Given the success of a franchise depends on the performance of its franchisees, it stands to reason that anyone looking to join a network should be subjected to a good level of scrutiny. That’s why any franchisor worth its salt will have a diligent recruitment process.
Needless to say, there’s only so much a franchisor can learn from a CV and an application form. In order to really assess whether somebody has what it takes, it’s essential that a franchisor meets each prospect face-to-face. And, with so much at stake for both parties, the amount of time that a franchisor spends with a franchisee prior to bringing them on board will be far greater than that spent with a prospective employee. “People aren’t buying jobs; people are buying businesses,” says Julie Clabby, founder and franchisor of Busylizzy, the postnatal-fitness franchise. “We need to know that their family is on board, that they have got suitable support when it comes to childcare and money in the bank.”
Busylizzy’s recruitment process – from the initial expression of interest to signing on the dotted line – lasts between three and four months. While 70% of the company’s franchisees were previously customers or instructors, that hasn’t made the franchise any less thorough with its recruitment. “From the off, we try to be really transparent about how it all works and what the expectations are,” says Clabby. “This really helps weed out the people who are not serious.”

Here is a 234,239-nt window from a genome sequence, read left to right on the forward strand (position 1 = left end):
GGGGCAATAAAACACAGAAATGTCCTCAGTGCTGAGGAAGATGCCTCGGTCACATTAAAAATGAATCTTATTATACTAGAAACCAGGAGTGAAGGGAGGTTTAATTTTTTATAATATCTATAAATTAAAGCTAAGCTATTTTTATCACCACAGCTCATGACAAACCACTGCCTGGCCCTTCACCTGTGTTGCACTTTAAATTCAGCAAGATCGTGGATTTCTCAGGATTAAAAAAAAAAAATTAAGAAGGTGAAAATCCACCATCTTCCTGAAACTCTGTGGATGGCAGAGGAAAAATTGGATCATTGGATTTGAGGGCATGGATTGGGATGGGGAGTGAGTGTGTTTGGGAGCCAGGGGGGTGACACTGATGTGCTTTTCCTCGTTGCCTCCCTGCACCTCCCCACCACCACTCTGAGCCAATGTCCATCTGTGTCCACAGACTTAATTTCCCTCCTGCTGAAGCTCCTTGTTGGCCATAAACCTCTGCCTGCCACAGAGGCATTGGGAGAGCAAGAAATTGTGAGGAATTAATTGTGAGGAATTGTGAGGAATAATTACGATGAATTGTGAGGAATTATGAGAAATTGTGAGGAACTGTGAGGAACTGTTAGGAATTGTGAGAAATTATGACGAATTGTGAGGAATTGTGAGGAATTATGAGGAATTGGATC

Naturally, inviting every single applicant in for an interview is not a prudent use of a franchisor’s time. By initially asking candidates to fill out a comprehensive application form, they can ensure they are only meeting the people whose credentials seem to stack up on paper. “It gives us a pretty good idea about someone’s background and experience,” says Mike Parker, managing director of Minster Cleaning Services, the commercial-cleaning franchise. “We are looking initially for a track record of success and an indication of their financial position.””
However, what can’t be gleaned from a written application is whether a prospective franchisee has the character to take on their own business and make a success of it. This is something Clabby looks to establish when she interviews prospective Busylizzy franchisees. “It’s a fun franchise but, like every business, there’s a bottom line,” she says. “I want people who understand the importance of generating revenue and growing their business.”
Commercial acumen is one thing but just as important is a person’s compatibility with the franchise as a whole. “I will ask myself if I can work with them, if I can see my team working with them and if I could see them getting on with our other franchisees,” says Parker. “And they will be asking themselves the same sorts of things.”
Business Doctors, the business-consultancy franchise, it’s imperative that interviewees demonstrate their commitment to the company’s cause. “We don’t want people who want to make money,” says Rod Davies, director at Business Doctors. “We need people who are genuinely passionate about using their business skills and experience to help other businesses grow.”